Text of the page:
Ceri Shaw


 

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Category: Arts

Vote For Welsh Artist Nichola Hope!


By Ceri Shaw, 2020-05-23

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98380482_275547447155522_1847212270904410112_n 1.jpg A bit about me..

I am an artist of Welsh and Irish Nationality, born in Cardiff and living and working in South Wales and London. In 2006, I became a visiting artist for Welsh National Opera where I developed an interest in using drawing and paint as a medium to depict movement and theatricality. In 2019, I was given access to draw natural history specimens at Museum Wales. My work is inspired by figuration, our relationships with the animal world and human condition. I am a published illustrator and have exhibited widely across the UK and abroad.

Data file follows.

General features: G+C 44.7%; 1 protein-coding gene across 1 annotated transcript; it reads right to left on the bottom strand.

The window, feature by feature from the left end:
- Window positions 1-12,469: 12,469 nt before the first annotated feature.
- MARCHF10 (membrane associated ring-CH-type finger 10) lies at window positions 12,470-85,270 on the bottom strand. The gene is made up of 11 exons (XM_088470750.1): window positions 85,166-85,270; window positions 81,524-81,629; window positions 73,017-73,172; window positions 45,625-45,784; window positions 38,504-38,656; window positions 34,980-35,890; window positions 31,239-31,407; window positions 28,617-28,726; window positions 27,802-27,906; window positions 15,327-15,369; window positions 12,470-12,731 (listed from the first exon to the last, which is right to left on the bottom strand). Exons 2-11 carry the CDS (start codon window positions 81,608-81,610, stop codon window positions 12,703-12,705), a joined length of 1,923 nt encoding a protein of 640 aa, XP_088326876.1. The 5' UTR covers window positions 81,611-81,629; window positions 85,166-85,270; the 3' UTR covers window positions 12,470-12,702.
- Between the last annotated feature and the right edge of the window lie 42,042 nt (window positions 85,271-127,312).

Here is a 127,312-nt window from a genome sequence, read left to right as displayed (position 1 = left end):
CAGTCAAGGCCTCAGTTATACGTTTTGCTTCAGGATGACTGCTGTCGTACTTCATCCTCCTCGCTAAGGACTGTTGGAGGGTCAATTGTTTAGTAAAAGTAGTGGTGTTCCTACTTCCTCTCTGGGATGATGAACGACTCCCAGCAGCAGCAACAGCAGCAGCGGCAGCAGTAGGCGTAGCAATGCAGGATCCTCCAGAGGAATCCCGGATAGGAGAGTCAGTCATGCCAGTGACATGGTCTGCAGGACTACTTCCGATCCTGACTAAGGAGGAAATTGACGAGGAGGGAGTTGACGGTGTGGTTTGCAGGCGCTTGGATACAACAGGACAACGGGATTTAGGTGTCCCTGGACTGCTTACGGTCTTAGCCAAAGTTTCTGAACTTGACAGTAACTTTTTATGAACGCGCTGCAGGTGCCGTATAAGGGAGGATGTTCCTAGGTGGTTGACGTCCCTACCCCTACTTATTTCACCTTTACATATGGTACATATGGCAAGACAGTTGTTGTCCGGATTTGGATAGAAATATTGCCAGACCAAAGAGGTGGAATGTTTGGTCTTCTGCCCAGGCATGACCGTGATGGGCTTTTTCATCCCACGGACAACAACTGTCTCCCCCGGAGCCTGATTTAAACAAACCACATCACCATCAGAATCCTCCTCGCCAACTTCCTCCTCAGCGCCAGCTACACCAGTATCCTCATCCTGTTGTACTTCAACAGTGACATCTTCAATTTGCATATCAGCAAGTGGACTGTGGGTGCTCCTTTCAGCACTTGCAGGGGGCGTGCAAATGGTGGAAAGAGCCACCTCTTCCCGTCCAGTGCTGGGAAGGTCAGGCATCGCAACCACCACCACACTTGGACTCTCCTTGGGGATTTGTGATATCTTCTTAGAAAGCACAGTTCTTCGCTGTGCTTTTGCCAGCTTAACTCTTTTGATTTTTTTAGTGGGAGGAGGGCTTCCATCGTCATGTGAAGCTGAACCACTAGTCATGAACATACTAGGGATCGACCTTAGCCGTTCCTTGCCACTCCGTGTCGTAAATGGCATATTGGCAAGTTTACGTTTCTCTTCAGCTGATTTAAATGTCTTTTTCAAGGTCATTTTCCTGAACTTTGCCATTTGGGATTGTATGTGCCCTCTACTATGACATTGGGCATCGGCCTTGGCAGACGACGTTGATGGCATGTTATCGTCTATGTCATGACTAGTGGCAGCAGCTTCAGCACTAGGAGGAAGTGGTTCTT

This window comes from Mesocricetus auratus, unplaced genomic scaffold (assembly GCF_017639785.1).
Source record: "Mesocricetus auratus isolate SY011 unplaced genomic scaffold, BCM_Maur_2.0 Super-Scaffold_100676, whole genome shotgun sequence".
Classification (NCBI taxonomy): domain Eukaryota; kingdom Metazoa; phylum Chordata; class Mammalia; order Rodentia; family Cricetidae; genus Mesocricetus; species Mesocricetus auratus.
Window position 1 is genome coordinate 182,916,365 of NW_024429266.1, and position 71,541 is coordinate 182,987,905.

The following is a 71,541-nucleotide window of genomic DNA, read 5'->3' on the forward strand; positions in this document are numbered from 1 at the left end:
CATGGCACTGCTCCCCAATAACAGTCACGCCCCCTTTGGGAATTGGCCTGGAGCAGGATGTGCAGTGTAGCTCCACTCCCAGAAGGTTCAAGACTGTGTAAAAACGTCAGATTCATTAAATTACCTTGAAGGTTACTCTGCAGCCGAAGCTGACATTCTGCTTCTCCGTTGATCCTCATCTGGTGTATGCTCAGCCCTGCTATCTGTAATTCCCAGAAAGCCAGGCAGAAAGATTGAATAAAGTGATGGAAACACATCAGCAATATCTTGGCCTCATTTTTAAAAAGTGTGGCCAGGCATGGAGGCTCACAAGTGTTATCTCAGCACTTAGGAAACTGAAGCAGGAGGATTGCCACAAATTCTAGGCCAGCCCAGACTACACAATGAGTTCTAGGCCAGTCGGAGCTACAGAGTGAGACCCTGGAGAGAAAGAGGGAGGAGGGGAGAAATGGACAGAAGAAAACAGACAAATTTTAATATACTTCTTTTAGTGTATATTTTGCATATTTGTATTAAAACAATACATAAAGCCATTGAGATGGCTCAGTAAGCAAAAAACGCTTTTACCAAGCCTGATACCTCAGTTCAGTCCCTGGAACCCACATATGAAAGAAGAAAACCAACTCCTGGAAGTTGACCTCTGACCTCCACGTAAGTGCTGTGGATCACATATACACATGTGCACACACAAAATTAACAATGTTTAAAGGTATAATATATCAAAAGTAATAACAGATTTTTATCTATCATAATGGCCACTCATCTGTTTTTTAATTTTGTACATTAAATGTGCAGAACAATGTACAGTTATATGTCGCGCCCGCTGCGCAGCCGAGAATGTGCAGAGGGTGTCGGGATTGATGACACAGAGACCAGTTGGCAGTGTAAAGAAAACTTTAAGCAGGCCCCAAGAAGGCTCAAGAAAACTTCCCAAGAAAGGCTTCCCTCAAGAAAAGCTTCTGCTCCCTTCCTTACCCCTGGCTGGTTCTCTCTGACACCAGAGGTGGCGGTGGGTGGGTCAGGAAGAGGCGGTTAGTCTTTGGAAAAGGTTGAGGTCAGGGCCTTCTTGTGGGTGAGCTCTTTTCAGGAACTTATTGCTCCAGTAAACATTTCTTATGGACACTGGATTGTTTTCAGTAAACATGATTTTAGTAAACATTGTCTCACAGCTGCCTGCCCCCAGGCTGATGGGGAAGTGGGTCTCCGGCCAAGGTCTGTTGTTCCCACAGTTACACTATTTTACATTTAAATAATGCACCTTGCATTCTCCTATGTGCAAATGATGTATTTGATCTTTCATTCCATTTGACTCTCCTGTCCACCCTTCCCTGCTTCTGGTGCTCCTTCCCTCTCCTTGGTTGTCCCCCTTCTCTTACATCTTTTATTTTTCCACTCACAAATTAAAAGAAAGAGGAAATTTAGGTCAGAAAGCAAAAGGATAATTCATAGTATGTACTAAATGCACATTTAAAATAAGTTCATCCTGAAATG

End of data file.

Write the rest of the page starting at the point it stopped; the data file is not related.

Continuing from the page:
I'm delighted that my Tansy Beetle, watercolour has been shortlisted for Wildlife Artist of the Year. My work is one of 159 artworks selected from an incredible 1,200 entries from across the world. All the work is for sale and 50% of the proceeds are donated to help protect precious wildlife. The ‘Facing Extinction’ category celebrates vulnerable species at risk of extinction, capturing their behaviour and importance in striking imagery. They may be gone tomorrow if we do not act today.

My artwork, people can vote for this for the People’s choice award here: https://davidshepherd.org/wildlife-art/artwork/tansy-beetle/

tansy beetle.jpg

Artwork

TITLE: TANSY BEETLE
ARTIST: NICHOLA HOPE
ARTWORK CATEGORY: 
FACING EXTINCTION
MEDIUM: WATERCOLOUR
ARTWORK SIZE (CM): 38 X 46

The exhibition usually runs in Mall Galleries, London but has launched online today due to the pandemic.

My website and social media http://nicholahope.com Instagram @thedrawingeye Twitter @thedrawingeye Facebook @thedrawingeye

Posted in: Arts | 0 comments


"Maid of Sker is a first-person survival horror, set in a remote hotel with a gory and macabre history from British folklore. Coming to PC, PS4 and Xbox One in June 2020. Coming to Switch in Q3 2020."

If the quality of the trailer is anything to go by this could be a great game.

While you  await release why not catch up with the ghastly history of Sker House here:

Sker House – Where Fact & Fiction Collide by C.M. Saunders